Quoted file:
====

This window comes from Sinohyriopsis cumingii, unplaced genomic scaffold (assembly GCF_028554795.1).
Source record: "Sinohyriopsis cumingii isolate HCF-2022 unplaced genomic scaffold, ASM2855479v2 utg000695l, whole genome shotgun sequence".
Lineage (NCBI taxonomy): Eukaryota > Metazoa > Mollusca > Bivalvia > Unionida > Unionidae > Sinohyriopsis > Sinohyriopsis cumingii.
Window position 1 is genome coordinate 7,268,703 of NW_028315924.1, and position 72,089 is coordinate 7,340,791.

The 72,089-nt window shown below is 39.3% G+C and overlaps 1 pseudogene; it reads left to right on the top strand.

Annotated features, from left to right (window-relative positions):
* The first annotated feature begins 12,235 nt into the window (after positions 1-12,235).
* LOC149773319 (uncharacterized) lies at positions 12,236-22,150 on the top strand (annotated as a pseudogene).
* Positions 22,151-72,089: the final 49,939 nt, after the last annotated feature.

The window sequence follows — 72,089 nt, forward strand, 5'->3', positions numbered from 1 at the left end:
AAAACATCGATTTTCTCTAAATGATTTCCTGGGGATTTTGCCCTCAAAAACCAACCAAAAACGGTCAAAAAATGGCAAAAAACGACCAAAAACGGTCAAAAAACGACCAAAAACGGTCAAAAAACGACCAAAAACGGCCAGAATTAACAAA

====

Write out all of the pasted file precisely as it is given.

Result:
This window comes from Sinohyriopsis cumingii, unplaced genomic scaffold (assembly GCF_028554795.1).
Source record: "Sinohyriopsis cumingii isolate HCF-2022 unplaced genomic scaffold, ASM2855479v2 utg000695l, whole genome shotgun sequence".
Lineage (NCBI taxonomy): Eukaryota > Metazoa > Mollusca > Bivalvia > Unionida > Unionidae > Sinohyriopsis > Sinohyriopsis cumingii.
Window position 1 is genome coordinate 7,268,703 of NW_028315924.1, and position 72,089 is coordinate 7,340,791.

The 72,089-nt window shown below is 39.3% G+C and overlaps 1 pseudogene; it reads left to right on the top strand.

Annotated features, from left to right (window-relative positions):
* The first annotated feature begins 12,235 nt into the window (after positions 1-12,235).
* LOC149773319 (uncharacterized) lies at positions 12,236-22,150 on the top strand (annotated as a pseudogene).
* Positions 22,151-72,089: the final 49,939 nt, after the last annotated feature.

The window sequence follows — 72,089 nt, forward strand, 5'->3', positions numbered from 1 at the left end:
AAAACATCGATTTTCTCTAAATGATTTCCTGGGGATTTTGCCCTCAAAAACCAACCAAAAACGGTCAAAAAATGGCAAAAAACGACCAAAAACGGTCAAAAAACGACCAAAAACGGTCAAAAAACGACCAAAAACGGCCAGAATTAACAAA